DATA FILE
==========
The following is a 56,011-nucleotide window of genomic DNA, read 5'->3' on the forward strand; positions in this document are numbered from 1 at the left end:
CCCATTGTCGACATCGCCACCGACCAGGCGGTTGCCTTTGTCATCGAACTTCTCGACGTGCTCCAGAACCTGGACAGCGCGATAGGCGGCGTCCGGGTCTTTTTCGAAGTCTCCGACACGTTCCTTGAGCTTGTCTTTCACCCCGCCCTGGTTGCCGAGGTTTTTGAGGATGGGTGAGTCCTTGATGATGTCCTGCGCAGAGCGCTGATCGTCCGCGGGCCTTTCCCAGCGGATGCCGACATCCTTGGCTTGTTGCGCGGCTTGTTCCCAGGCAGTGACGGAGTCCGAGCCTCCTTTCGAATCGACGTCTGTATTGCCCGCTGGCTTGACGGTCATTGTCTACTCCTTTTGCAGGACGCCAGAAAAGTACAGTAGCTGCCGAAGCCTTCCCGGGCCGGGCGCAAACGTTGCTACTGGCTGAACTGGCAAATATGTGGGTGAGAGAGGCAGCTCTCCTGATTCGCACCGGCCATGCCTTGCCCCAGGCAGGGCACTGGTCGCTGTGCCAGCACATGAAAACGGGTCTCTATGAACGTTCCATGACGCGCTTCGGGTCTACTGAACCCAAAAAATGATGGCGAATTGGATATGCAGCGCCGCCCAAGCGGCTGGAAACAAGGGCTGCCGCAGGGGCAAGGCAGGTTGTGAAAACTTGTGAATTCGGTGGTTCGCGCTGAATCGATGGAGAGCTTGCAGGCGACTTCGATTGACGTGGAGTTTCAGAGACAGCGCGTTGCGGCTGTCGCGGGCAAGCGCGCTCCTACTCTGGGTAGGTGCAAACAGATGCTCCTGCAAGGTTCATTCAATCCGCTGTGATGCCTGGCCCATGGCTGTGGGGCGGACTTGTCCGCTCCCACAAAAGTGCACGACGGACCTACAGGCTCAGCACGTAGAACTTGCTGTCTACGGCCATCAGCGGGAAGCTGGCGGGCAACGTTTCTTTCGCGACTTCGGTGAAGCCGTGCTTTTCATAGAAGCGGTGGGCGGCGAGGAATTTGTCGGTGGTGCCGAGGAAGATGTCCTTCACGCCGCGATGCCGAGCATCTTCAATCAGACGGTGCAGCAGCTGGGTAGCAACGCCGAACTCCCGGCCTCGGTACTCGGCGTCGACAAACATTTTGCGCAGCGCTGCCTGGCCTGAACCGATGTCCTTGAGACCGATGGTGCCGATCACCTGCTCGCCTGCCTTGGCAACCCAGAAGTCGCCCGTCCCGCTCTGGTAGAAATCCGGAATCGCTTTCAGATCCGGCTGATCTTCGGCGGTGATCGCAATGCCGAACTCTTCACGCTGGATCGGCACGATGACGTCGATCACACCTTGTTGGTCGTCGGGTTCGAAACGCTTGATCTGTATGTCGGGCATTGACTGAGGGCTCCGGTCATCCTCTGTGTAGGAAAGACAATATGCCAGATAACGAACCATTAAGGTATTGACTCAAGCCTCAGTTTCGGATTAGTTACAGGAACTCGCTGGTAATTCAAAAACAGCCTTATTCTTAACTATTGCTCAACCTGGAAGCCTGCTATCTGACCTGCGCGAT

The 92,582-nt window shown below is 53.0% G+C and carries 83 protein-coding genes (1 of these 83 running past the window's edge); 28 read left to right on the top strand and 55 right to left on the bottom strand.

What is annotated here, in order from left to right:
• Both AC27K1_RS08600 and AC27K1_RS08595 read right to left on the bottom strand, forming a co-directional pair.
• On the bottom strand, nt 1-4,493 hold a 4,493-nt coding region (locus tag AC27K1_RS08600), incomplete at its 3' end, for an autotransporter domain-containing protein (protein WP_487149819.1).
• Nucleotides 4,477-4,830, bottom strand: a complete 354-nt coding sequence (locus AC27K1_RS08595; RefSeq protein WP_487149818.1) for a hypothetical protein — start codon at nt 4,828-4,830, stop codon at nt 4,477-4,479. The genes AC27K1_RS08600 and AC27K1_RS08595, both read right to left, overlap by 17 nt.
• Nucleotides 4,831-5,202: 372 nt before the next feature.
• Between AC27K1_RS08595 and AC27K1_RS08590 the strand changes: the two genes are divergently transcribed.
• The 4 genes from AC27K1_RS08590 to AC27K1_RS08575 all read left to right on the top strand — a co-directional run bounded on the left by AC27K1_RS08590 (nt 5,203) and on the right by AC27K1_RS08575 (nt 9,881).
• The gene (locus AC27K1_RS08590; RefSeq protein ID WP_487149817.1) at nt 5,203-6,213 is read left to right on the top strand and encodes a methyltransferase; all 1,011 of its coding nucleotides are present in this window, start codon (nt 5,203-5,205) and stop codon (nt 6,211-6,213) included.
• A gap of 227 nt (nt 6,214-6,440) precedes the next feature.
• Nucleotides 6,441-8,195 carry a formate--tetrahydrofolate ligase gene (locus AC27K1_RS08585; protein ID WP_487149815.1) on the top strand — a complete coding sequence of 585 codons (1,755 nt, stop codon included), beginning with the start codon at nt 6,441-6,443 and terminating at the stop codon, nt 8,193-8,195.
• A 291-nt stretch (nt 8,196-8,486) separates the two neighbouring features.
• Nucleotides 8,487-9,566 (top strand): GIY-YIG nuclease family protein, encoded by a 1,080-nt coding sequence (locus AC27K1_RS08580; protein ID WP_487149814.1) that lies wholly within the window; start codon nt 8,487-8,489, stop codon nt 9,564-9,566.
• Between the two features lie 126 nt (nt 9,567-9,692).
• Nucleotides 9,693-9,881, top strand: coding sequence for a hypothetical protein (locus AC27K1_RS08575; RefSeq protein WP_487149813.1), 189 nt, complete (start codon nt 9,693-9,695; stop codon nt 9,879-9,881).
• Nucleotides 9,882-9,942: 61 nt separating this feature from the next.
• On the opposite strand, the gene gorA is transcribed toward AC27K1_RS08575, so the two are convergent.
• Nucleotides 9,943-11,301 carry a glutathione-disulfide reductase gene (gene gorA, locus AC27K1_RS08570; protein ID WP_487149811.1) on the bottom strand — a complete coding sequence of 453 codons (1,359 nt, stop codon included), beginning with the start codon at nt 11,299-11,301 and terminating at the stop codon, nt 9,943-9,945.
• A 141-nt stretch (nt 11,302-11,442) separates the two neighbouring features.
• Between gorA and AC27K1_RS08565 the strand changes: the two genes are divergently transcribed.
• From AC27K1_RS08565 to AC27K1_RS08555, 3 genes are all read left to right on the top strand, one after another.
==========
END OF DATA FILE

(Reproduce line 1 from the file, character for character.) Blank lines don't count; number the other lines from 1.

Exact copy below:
The following is a 56,011-nucleotide window of genomic DNA, read 5'->3' on the forward strand; positions in this document are numbered from 1 at the left end: